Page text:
This structure, also known as the reward circuit, plays an important role in motivation and generating the pleasurable effects of healthy activities such as eating and socializing. It is also important in the formation of habits. When one uses substances, this circuit becomes “over-activated,” resulting in the euphoric feeling associated with a drug high. However, with repeated exposure, the circuit adapts to the presence of the substance and lessens the sensitivity, making it harder to experience pleasure from things other than that substance.
This structure is responsible for the ability to think, plan, solve problems, make decisions, and maintain self-control over impulses. Research shows that this area of the brain is the last to develop and mature. A person with a substance use disorder seeks the substances compulsively with reduced impulse control which then impairs their ability to appropriately think, plan, and make well-informed decisions.
How to Treat Substance Use Disorders
Now that we understand how substance use disorders impact an individual’s functioning, how do we treat them? There are several treatment options for substance use disorders including medical interventions and therapeutic or rehabilitation services/programs to assist an individual in reaching and maintaining sobriety. Often a combination of medical intervention and therapy is the best way to combat and treat addiction. However, despite the mass number of individuals in the United States that need substance abuse treatment, many will never receive it.
When it comes to opioid use disorders, medication may be an appropriate first line of treatment. These medications can help individuals with an opioid addiction reduce cravings and withdrawal symptoms as well as block the effects of opioids. Medications approved by the Food and Drug Administration to treat opioid use disorders include methadone, buprenorphine, and naltrexone. These medications act as either opioid agonists or antagonists by acting on opioid receptors in the brain, blocking the activation of these receptors or mimicking the effects but in a much slower manner that does not produce the euphoric effects that one would experience if they directly used an opioid (National Institute on Drug Abuse, 2021).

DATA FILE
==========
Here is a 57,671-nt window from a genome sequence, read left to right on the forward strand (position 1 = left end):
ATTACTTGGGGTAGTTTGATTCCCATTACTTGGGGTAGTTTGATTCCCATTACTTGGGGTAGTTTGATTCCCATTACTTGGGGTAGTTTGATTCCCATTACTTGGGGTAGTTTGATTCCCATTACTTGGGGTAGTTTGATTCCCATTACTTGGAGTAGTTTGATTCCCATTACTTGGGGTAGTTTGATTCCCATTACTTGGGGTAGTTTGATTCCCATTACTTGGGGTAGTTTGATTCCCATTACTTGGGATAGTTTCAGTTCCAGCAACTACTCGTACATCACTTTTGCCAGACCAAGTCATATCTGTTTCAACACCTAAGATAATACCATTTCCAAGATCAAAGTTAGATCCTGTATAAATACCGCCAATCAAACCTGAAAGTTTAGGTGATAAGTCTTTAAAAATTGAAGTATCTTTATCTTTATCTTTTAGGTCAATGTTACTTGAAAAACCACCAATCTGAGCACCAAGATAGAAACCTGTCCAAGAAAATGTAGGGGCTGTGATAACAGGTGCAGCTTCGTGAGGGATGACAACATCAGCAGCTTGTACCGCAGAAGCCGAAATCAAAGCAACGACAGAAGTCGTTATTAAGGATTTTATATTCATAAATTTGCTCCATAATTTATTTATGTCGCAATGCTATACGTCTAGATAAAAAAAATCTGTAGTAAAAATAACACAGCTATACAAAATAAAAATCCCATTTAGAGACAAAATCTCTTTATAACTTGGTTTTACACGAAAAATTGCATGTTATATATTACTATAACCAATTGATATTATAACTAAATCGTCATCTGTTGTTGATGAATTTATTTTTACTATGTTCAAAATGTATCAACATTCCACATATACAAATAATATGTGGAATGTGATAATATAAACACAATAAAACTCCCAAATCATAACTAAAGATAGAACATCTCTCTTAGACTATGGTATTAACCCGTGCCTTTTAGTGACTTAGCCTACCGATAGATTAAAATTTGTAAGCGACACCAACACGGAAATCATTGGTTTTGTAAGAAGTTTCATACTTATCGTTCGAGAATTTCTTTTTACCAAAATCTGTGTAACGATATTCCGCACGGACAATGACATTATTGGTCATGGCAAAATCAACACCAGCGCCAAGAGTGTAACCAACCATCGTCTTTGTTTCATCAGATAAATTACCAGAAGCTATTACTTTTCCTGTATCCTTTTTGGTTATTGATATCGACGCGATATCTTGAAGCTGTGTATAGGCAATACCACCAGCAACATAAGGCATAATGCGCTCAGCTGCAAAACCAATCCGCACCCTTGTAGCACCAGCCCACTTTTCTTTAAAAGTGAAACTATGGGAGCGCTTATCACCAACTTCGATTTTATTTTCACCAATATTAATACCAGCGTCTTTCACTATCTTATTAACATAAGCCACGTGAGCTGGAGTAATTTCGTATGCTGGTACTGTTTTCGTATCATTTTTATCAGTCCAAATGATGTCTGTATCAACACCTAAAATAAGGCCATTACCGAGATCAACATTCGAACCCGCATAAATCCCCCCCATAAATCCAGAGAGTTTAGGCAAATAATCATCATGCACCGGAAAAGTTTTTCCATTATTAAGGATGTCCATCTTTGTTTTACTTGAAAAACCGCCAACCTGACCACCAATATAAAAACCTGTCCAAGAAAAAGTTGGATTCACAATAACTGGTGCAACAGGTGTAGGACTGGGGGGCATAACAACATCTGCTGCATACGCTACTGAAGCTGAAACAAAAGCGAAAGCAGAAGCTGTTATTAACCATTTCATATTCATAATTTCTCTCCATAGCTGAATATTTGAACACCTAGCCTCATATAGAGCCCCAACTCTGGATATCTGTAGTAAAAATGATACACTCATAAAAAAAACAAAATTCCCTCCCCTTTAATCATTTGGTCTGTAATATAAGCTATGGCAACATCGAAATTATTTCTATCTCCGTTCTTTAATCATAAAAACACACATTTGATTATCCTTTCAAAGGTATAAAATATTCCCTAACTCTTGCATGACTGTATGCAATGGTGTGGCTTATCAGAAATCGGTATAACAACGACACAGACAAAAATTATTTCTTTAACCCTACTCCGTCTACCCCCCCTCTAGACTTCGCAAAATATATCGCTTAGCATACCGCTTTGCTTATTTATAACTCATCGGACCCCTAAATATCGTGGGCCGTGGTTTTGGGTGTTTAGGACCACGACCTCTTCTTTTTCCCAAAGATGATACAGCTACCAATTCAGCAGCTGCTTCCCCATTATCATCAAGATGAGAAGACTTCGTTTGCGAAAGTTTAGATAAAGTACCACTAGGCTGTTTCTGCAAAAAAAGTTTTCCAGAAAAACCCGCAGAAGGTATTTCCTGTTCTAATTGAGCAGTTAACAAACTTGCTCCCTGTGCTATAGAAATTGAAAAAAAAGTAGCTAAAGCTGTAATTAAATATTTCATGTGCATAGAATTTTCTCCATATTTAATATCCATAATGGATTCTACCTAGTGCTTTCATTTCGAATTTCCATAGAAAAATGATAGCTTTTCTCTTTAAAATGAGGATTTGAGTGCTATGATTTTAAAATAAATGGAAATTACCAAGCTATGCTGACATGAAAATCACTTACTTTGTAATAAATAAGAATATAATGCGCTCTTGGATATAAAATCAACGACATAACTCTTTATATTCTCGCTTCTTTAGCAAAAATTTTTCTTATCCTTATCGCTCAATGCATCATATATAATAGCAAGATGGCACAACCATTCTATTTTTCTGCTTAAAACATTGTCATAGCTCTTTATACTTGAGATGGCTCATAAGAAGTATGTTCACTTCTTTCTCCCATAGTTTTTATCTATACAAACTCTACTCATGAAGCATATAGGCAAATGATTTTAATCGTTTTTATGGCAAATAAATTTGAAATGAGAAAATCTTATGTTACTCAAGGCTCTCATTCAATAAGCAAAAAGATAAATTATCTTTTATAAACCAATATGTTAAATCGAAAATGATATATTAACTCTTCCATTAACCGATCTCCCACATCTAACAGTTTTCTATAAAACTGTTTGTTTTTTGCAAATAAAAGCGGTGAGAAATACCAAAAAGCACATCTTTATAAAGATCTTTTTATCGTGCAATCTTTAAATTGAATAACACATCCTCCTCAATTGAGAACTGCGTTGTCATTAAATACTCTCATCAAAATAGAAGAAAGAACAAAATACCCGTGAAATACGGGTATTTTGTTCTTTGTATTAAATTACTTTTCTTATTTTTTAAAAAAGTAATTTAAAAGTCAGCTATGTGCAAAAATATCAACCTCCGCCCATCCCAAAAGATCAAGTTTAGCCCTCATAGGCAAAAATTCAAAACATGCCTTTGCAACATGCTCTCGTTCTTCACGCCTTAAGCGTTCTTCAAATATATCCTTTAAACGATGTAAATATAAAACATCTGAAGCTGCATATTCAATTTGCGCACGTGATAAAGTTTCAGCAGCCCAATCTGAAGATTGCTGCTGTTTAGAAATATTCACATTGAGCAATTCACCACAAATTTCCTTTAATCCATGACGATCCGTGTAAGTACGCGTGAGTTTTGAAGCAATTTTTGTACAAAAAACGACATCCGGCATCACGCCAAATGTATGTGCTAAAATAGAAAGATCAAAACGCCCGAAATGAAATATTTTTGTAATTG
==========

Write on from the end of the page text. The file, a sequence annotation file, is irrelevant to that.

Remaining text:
Medication-Assisted Treatment (MAT)
Medication-assisted treatment is an evidence-based treatment that combines medications and therapeutic interventions most often to treat opioid use disorders in an effort to provide a “whole-patient” approach to treating substance use disorders. While the medication helps to reduce cravings and withdrawal symptoms, therapy then helps to target the root cause of the substance use and related behaviors in an effort to enact behavioral and lifestyle changes.
There are a number of myths about MAT programs such as the belief that if one is still using substances they are not in recovery or that it could be considered trading one addiction for another. However, when prescribed, monitored, and used appropriately, MAT programs can be very effective in normalizing one’s brain chemistry and physical functions so an individual can focus on changing behavioral and thinking patterns that contribute to addiction (South Dakota Departments of Health and Social Services, n.d.)
Other treatment options
Aside from medication-assisted treatments, there are a number of additional treatment options that are considered effective in addressing substance use disorders including 12-step programs, outpatient therapy or counseling, and inpatient residential or partial hospitalization treatment programs. Often the decision about what type of treatment will be most effective depends on the severity of the substance use disorder, the presence of co-occurring mental health issues, one’s support and living situation, and the ability to pay for treatment.